Second, plaintiff contends that during this period Mr. Lenko was an active participant, not merely a legal advisor. Plaintiff points to the role Mr. Lenko played in preparing the letter of proposed removal of plaintiff and would have us conclude that the memoranda were not an attorney's work-product. (Brief of Appellant at 5). Plaintiff's argument fails again for the reasons just discussed. The § 552a(d)(5) exemption is not limited to an attorney's work product, but extends to any records compiled by counsel or other persons in reasonable anticipation of a civil action or proceeding.5 After examining the four memoranda and other exhibits before the trial judge, we agree with his finding that the memoranda were prepared in reasonable anticipation of civil litigation.
Third, plaintiff argues that the denial of the documents has resulted in an infringement of his constitutional right to confront and examine Mr. Lenko; that without such an opportunity he is deprived of his property interest in his job and his liberty interest by stigma, citing Arnett v. Kennedy, 416 U.S. 134, 94 S.Ct. 1633, 40 L.Ed.2d 15; Board of Regents v. Roth, 408 U.S. 564, 92 S.Ct. 2701, 33 L.Ed.2d 548; and Perry v. Sindermann, 408 U.S. 593, 92 S.Ct. 2694, 33 L.Ed.2d 570. (Brief of Appellant at 5-6). However, this constitutional argument was not presented to the district court. As noted earlier, the only references in the record to such constitutional claims were general allegations of denial of due process and violation of plaintiff's rights under the Fifth Amendment, contained in plaintiff's complaint. (I R. 8).6 There was, however, no mention of this issue in the pre-trial order, (I R. 8, 183-86), and no discussion of it in the trial court's opinions. Since the pre-trial order supersedes the pleadings and becomes the governing pattern of the lawsuit, the constitutional claim was not properly presented in the district court, which did not decide the issue. See Case v. Abrams, 352 F.2d 193, 195-96 (10th Cir.). Issues not raised and presented to the trial court will not be considered on appeal, except to prevent manifest injustice. See Nulf v. International Paper Co., 656 F.2d 553, 559 (10th Cir.); Gomes v. Williams, 420 F.2d 1364, 1367 (10th Cir.). As explained earlier in Part II, we have considered the arguments because of the due process implications and are satisfied they are without substance. There is no merit to the asserted constitutional claim under the Roth, Sindermann and Arnett cases since we have no actual controversy over an allegedly wrongful discharge or the grounds therefor. As noted, this is only an action under the Privacy Act, with the attempted assertion of an insubstantial constitutional claim.
Plaintiff argues further that the use of the plaintiff's EEO files and the ROI was in violation of his rights under § 552a(b) and the Fifth Amendment against agency disclosure without his written consent; that the EEO files were improperly used as a basis for his removal, not for EEO purposes; and that the use of his files was not within the "routine use" exception as defined by § 552a(a)(7). (Brief of Appellant at 7-8).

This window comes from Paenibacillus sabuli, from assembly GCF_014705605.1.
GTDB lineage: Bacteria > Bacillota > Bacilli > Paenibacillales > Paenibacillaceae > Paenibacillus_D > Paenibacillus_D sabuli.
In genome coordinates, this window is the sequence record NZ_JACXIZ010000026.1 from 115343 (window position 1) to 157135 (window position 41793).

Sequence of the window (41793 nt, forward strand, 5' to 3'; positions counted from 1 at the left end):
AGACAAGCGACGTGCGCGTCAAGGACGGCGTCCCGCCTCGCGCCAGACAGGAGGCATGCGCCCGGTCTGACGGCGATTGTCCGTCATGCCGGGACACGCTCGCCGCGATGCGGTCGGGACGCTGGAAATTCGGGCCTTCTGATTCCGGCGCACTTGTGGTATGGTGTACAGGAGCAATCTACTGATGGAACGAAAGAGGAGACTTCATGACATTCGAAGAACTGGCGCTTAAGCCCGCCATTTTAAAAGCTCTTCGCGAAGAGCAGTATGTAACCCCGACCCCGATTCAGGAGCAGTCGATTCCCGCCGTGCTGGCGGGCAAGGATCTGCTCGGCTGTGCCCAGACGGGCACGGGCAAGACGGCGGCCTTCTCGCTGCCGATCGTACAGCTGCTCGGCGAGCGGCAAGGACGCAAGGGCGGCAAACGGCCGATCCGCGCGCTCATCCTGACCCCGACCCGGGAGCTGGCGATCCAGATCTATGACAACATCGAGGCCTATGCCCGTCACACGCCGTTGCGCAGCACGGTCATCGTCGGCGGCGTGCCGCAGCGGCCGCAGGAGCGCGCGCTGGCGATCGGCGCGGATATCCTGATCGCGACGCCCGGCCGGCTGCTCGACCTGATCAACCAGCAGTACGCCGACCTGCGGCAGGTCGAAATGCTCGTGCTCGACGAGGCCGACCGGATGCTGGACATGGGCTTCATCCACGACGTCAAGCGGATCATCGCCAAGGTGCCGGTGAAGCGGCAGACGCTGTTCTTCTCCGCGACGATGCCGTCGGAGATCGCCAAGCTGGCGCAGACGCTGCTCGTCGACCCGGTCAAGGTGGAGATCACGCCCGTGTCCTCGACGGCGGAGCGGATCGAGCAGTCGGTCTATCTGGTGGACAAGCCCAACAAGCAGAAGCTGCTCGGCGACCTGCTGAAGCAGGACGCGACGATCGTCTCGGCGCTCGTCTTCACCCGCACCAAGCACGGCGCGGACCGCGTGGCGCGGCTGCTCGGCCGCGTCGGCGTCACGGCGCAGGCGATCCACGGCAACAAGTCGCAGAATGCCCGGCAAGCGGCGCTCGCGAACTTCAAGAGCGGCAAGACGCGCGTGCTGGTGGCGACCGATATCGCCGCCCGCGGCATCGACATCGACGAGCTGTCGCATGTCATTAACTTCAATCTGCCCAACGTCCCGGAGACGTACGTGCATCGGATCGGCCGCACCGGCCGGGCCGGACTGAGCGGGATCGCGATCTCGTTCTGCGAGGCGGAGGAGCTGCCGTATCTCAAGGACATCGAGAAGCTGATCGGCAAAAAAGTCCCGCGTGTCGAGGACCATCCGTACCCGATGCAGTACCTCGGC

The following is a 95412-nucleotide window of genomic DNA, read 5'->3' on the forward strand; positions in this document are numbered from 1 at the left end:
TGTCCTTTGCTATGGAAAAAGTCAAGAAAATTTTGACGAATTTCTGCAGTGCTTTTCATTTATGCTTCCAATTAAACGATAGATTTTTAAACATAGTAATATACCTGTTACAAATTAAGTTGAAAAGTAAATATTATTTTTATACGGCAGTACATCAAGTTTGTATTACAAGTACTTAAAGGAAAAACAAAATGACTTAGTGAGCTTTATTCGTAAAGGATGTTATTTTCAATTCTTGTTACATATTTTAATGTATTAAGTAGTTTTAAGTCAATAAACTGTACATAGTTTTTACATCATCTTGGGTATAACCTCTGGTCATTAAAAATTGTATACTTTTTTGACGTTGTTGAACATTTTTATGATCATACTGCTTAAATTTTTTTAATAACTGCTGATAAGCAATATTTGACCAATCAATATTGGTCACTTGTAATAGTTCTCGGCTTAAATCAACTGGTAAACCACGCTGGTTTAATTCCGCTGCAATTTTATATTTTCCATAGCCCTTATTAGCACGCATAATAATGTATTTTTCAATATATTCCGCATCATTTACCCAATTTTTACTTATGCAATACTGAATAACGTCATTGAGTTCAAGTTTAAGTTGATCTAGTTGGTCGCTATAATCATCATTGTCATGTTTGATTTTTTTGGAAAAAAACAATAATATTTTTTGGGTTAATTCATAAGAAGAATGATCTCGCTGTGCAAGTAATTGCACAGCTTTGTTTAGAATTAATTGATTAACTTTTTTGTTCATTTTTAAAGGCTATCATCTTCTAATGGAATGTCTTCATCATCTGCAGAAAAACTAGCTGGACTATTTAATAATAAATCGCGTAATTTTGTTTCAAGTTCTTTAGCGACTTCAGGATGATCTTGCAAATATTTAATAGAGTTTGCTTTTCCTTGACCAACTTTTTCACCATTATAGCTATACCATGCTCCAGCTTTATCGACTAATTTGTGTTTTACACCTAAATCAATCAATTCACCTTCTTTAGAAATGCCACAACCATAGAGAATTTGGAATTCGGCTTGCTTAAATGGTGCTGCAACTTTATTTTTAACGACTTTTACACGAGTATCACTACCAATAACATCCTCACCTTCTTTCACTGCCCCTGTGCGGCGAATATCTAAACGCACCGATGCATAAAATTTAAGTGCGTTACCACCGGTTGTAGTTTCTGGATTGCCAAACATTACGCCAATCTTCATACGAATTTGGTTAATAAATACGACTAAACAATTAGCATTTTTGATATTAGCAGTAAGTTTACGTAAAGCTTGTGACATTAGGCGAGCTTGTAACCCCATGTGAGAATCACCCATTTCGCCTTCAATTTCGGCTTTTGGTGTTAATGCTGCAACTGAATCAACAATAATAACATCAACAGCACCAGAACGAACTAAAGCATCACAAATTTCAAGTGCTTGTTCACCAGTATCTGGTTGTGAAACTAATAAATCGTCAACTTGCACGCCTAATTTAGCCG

The record shows use of the EEO files and the ROI by only Messrs. Samaniego and Lenko. Mr. Samaniego undertook his work as representative of the White Sands Civilian Personnel office and Mr. Lenko was on duty in the office of the Staff Judge Advocate at White Sands. John Lenko testified by deposition that he obtained plaintiff's EEO files in an attempt to find allegedly libelous letters written by plaintiff. His testimony indicates that he obtained these files from the "EEO office." He testified, "I called over on the phone and asked that they be delivered and they were." (V R. 11-13).
Hector Samaniego gave similar deposition testimony. In the Fall of 1976 he was employed in the Civilian Personnel Office at White Sands Missile Range as a management and employee relation specialist. His duties were basically to assist managers in the daily handling of personnel matters. He testified that he and John Lenko reviewed plaintiff's EEO files. To his knowledge he and Mr. Lenko were the only ones to conduct such a review. (IV R. 4, 7, 10, 14). He understood that the EEO files were reviewed to see whether any allegations made by plaintiff were actionable items; in other words, whether they could be used in a disciplinary action. (IV R. 30, see also IV R. 9, 10, 19, 32, 39-41).
There was no evidence in the record that these records were disclosed to Anthony Movsesian, who was mentioned in the pre-trial order. (See, e.g., I R. 58-59; IV R. 14).